Ocular immunomodulating neuropeptides alpha-MSH and neuropeptide Y modulate phagocytic activity of the microphage cell line RAW 246.7
Phan, Toan Anh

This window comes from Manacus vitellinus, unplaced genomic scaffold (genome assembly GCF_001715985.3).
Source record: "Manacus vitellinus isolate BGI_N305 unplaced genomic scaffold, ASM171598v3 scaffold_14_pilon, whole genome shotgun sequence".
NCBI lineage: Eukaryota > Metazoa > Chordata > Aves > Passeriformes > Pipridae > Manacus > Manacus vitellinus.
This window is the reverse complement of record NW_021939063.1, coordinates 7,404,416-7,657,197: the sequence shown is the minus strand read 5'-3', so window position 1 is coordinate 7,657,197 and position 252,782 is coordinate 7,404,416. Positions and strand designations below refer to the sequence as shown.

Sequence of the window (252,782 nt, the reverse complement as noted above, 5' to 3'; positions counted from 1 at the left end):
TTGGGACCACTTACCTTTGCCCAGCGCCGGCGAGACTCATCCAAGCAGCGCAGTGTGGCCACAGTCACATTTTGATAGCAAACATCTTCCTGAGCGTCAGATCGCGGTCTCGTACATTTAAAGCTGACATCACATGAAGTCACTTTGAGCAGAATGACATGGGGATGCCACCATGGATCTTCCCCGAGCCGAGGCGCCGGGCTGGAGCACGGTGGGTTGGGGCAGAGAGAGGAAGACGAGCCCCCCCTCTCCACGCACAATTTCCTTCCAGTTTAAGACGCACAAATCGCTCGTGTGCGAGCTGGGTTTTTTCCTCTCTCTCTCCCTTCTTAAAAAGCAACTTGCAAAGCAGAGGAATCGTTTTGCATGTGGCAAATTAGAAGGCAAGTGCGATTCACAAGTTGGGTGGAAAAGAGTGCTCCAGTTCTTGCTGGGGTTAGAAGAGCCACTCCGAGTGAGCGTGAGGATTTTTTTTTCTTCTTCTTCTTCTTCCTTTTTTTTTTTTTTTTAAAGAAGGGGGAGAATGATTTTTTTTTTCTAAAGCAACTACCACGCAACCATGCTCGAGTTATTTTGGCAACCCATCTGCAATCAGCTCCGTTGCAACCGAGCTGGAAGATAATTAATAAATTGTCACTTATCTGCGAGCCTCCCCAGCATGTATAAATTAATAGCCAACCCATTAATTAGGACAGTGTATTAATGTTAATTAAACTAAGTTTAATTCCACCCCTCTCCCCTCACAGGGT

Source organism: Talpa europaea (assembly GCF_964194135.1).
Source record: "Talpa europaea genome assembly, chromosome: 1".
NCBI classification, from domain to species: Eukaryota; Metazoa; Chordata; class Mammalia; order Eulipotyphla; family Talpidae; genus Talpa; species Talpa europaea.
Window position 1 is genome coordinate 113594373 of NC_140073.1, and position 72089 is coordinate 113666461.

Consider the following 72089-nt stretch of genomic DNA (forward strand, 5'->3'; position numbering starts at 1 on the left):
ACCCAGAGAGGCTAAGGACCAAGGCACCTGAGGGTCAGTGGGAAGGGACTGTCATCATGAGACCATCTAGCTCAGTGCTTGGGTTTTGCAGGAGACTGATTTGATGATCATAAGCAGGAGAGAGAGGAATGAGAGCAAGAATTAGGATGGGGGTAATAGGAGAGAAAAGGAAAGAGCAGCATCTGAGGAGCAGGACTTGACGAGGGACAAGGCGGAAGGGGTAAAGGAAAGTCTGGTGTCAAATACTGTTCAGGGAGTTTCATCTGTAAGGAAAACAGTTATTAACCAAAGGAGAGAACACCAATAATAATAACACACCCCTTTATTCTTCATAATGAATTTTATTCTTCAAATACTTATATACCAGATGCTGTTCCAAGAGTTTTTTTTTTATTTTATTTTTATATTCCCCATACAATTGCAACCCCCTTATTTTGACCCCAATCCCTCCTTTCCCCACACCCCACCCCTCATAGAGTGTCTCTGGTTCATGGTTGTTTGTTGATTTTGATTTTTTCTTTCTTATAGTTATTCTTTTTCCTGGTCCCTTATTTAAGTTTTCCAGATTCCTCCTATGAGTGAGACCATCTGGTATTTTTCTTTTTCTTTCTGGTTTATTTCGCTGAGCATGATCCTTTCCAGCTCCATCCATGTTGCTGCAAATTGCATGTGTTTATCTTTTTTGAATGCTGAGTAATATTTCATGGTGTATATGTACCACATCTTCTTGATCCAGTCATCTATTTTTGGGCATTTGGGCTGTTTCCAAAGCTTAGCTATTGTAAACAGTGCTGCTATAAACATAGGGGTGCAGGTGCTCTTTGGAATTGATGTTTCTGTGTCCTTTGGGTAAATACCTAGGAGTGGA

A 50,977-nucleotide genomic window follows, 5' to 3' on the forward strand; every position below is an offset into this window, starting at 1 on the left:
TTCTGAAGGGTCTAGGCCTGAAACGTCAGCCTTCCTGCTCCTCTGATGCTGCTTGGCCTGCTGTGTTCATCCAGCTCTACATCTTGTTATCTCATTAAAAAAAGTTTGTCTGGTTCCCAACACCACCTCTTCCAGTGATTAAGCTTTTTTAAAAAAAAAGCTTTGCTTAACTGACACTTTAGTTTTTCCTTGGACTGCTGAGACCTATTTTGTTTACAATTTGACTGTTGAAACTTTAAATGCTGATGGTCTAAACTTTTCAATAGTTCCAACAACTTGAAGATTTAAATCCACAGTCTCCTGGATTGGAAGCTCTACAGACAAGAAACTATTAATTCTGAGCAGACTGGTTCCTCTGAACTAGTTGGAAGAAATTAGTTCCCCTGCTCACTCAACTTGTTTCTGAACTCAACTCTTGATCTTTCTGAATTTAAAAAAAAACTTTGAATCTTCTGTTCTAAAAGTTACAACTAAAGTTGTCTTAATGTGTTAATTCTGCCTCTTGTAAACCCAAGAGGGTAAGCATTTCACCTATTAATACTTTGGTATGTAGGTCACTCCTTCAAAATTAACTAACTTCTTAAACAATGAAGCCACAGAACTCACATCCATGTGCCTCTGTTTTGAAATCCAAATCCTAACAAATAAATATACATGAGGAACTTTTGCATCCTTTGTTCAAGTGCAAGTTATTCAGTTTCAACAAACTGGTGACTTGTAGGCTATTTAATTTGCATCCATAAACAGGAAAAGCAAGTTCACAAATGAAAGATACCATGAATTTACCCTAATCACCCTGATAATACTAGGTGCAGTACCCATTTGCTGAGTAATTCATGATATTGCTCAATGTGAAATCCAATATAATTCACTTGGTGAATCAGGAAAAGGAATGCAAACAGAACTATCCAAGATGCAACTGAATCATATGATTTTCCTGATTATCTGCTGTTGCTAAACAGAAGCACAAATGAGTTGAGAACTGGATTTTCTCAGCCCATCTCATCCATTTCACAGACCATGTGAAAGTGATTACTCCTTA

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The eye is an immune privileged tissue. Within the ocular microenvironment, there are regulatory mechanisms that suppress inflammation. These anti-inflammatory mechanisms are partly mediated by immunomodulating neuropeptides. We previously found that alpha-melanocyte stimulating hormone (α-MSH) and Neuropeptide Y (NPY) together induce activation of myeloid suppressor-like macrophages. In this study, we examined the possibility that α-MSH and NPY also modulate phagocytosis by macrophages. The monocytic cell line RAW 246.7 was treated with α-MSH and NPY at 1 ng/ml each, a concentration produced by retinal pigment epithelial cells in culture. The treated cells were fed florescent bioparticles of Gram(-) E. Coli or Gram(+) S. Aureus with or without opsin and assayed by flow cytometry. Also tested were the formation of phagolysosomes using pH sensitive florescent E. Coli or S. Aureus bioparticles with or without opsin, and the level of mannose receptors. The a MSH and NPY treated macrophages were significantly suppressed in their capacity to phagocytize unopsonized E. coli; however, suppression of S. Aureus phagocytosis was limited to NPY treated macrophages. In addition, α-MSH and NPY co-treatment suppressed phagocytosis and phagolysosome formation in the macrophages. Fluorescent microscopy imaging showed that there was a qualitative change in phagolysosome formation in opsonized bioparticle conjugates corresponding to the change seen in relative intensity measurements. There was no significant change in the number of man nose receptors in α-MSH, NPY, or α-MSH and NPY treated cells. As α-MSH and NPY together can induce suppressor macrophages within the ocular microenvironment, they can also modulate in a stimulus-dependent manner phagocytic signals within the macrophages. Therefore while the eye is protecting itself from the damaging effects of inflammation it may be making itself vulnerable by having less than optimal innate immune clearance of infectious pathogens.
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